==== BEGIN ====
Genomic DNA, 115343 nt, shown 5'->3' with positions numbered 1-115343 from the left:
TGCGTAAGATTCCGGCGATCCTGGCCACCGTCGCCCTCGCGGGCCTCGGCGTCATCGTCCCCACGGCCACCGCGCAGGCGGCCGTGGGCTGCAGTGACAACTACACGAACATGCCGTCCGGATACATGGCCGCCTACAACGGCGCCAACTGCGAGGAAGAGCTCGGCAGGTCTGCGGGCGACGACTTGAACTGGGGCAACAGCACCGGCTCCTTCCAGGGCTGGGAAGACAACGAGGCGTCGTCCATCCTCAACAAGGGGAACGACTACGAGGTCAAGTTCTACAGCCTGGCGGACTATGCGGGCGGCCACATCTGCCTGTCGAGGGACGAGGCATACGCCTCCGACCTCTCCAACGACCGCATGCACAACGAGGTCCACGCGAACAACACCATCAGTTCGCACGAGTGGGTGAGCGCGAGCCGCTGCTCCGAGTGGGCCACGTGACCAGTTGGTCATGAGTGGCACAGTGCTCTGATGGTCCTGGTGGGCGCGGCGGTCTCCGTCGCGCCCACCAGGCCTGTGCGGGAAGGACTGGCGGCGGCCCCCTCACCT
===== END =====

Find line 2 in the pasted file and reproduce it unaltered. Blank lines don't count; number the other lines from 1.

TGCGTAAGATTCCGGCGATCCTGGCCACCGTCGCCCTCGCGGGCCTCGGCGTCATCGTCCCCACGGCCACCGCGCAGGCGGCCGTGGGCTGCAGTGACAACTACACGAACATGCCGTCCGGATACATGGCCGCCTACAACGGCGCCAACTGCGAGGAAGAGCTCGGCAGGTCTGCGGGCGACGACTTGAACTGGGGCAACAGCACCGGCTCCTTCCAGGGCTGGGAAGACAACGAGGCGTCGTCCATCCTCAACAAGGGGAACGACTACGAGGTCAAGTTCTACAGCCTGGCGGACTATGCGGGCGGCCACATCTGCCTGTCGAGGGACGAGGCATACGCCTCCGACCTCTCCAACGACCGCATGCACAACGAGGTCCACGCGAACAACACCATCAGTTCGCACGAGTGGGTGAGCGCGAGCCGCTGCTCCGAGTGGGCCACGTGACCAGTTGGTCATGAGTGGCACAGTGCTCTGATGGTCCTGGTGGGCGCGGCGGTCTCCGTCGCGCCCACCAGGCCTGTGCGGGAAGGACTGGCGGCGGCCCCCTCACCT